This opinion will be unpublished and

may not be cited except as provided by

Minn. Stat. § 480A.08, subd. 3 (1998).







John Redmond and Lynda Arendt,

as Special Administrators for the

Estate of Gary A. Wagner,





Eugene S. McClelland, et al.,



Filed July 25, 2000

Affirmed in part, reversed in part, and remanded

Willis, Judge


Goodhue County District Court

File No. CX97246



George L. May, May Law Offices, 204 Sibley Street, Suite 202, Hastings, MN  55033; and Kent W. Speight, Watson & Speight, P.A., 411 West Third, Red Wing, MN  55066 (for respondents)


Paul L. Ratelle, Daniel J. McGarry, Fabyanske, Westra & Hart, P.A., 920 Second Avenue South, Suite 1100, Minneapolis, MN  55402 (for appellants)


            Considered and decided by Lansing, Presiding Judge, Randall, Judge, and Willis, Judge.

U N P U B L I S H E D   O P I N I O N


Appellants Eugene S. McClelland and Ione McClelland seek review of a judgment determining that their interest in certain real property is that of holders of an equitable mortgage.  The McClellands allege that the record lacks evidence that the original parties intended a loan, rather than an outright conveyance of the property.  By notice of review, respondents John Redmond and Lynda Arendt, as special administrators for the estate of Gary A. Wagner, claim that the district court erred in failing to order foreclosure by action and in dismissing respondents’ claims for fraudulent inducement, undue influence, breach of fiduciary duty, usury, and void transactions pursuant to “the Minnesota Guardians and Conservators Act,” Minn. Stat. § 525.56 (1998).  We affirm in part, reverse in part, and remand.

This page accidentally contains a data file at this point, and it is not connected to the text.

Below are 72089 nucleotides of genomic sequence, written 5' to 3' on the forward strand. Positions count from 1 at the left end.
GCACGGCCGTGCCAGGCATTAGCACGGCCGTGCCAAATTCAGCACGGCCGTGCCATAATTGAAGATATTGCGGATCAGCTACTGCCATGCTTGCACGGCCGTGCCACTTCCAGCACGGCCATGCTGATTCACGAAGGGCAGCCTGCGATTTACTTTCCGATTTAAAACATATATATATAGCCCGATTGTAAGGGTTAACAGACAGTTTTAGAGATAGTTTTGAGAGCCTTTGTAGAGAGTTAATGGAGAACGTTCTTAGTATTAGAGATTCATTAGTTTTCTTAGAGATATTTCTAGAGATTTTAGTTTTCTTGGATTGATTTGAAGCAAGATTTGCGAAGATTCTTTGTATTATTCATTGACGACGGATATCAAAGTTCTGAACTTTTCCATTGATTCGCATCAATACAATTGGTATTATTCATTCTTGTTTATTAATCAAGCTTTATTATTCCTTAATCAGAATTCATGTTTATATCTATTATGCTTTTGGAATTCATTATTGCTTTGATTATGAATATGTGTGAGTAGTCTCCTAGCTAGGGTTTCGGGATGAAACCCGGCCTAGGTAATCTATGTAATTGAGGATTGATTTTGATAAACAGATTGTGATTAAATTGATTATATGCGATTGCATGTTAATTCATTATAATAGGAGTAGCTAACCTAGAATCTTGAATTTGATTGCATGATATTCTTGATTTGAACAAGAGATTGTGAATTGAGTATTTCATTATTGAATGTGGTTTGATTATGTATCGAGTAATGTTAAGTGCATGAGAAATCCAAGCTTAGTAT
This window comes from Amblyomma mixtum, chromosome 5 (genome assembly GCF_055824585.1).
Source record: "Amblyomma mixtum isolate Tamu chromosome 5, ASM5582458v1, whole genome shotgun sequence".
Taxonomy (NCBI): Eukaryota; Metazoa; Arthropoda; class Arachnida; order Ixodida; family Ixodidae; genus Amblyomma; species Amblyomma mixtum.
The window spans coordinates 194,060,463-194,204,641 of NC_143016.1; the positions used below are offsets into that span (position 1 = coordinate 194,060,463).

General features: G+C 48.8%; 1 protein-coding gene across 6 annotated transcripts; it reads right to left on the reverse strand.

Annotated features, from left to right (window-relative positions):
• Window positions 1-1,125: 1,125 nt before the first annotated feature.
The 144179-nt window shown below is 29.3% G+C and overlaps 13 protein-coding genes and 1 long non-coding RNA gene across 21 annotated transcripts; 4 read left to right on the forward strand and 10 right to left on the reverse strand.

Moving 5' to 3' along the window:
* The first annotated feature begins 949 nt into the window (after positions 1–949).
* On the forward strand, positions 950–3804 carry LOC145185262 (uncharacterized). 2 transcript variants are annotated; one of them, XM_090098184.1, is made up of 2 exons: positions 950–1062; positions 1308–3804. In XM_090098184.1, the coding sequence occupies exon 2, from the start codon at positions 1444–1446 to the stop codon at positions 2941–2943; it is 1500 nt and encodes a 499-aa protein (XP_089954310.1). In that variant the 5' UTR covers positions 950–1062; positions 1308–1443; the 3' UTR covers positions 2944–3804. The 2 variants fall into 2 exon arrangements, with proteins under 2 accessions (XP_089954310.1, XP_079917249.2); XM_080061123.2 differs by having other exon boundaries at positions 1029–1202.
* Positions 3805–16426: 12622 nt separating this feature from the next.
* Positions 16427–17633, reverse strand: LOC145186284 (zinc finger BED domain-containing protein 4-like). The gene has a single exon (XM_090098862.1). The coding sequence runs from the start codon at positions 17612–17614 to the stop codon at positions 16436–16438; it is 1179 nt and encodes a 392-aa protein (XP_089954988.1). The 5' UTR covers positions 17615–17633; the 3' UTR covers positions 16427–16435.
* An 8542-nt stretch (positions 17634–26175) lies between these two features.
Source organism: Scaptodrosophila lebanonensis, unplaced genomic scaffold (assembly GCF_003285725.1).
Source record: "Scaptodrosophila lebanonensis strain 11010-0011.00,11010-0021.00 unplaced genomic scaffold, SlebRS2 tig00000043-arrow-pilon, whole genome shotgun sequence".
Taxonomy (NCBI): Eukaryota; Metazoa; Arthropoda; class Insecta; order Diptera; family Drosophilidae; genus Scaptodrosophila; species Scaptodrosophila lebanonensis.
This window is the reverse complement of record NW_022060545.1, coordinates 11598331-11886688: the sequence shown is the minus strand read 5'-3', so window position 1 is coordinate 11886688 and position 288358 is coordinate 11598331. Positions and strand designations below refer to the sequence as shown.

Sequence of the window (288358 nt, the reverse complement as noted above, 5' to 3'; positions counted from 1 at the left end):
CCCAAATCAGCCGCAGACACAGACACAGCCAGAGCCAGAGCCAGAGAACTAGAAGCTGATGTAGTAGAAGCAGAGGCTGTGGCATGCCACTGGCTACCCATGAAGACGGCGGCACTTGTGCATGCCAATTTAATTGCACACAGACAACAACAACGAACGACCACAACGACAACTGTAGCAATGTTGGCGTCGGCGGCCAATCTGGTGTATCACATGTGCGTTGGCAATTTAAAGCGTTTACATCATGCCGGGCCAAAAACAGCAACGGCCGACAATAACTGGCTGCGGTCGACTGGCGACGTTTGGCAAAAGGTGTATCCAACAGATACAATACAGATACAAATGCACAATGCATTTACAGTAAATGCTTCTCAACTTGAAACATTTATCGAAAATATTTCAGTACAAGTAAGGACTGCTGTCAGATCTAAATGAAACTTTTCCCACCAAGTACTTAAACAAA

Gary A. Wagner owned ten parcels of farmland, totaling approximately 643 acres.  Wagner purchased parcels 1, 5, and 10 from his parents on a contract for deed.  Following the death of Wagner’s father, his mother conveyed the vendor’s interest in the contract for deed to the Wagner Trust, of which she and her daughter, respondent Lynda Arendt, were the trustees.  The Bank of Zumbrota held mortgages on parcels 1-7, 9, and 10.  Wagner purchased parcel 8 from Lloyd Befort on a contract for deed.

By September 1993, Wagner was in default in the amount of $22,000 on the contract for deed held by the Wagner Trust and $16,449 in default on the mortgages held by the Bank of Zumbrota.  On October 12, 1993, the Wagner Trust initiated cancellation of the contract for deed.  In early November, Wagner approached appellant Eugene S. McClelland (McClelland) in an effort to borrow the money necessary to retain his property.  McClelland told Wagner that he would provide the necessary funding only if he could be assured “first position” as a secured creditor, and to do that, Wagner must transfer the title on all of his property to McClelland. 

On November 12, 1993, rather than lending Wagner the $22,000 he needed to bring current the contract for deed on parcels 1, 5, and 10, McClelland purchased the vendor’s interest in the contract for deed from the Wagner Trust.  Shortly thereafter, McClelland paid $16,449 to the Bank of Zumbrota, the amount of interest Wagner owed under three promissory notes signed the previous year.  McClelland also gave the bank his personal guarantee in the amount of $200,608, the principal amount of Wagner’s indebtedness.  Wagner, as required by McClelland, executed quitclaim deeds transferring to McClelland his interest in the encumbered parcels.

On March 8, 1995, Wagner signed a power of attorney that granted McClelland authority to transact all of Wagner’s farming and banking business.  McClelland also required Wagner to sign new quitclaim deeds that reconveyed all parcels to McClelland.  On April 1, 1995, as Wagner’s attorney-in-fact, McClelland entered into a lease with Bryan Fredrickson, by the terms of which Fredrickson rented 547 acres of Wagner’s farmland for $100 per acre.  McClelland continued to rent the land to Fredrickson from 1996 through 1999, receiving a total of $347,554 in rental payments.  McClelland did not offset this amount against Wagner’s debt and did not provide Wagner with an accounting.

In early 1996, Wagner’s attorney contacted McClelland to determine the amount McClelland required Wagner to pay to regain title to his land.  McClelland demanded $120,746.69 and stated that interest would accrue in the amount of $30.94 daily.  Wagner was unable to pay the principal.  In December 1996, McClelland paid off the Bank of Zumbrota, Befort, and other creditors who had judgment liens against Wagner’s property.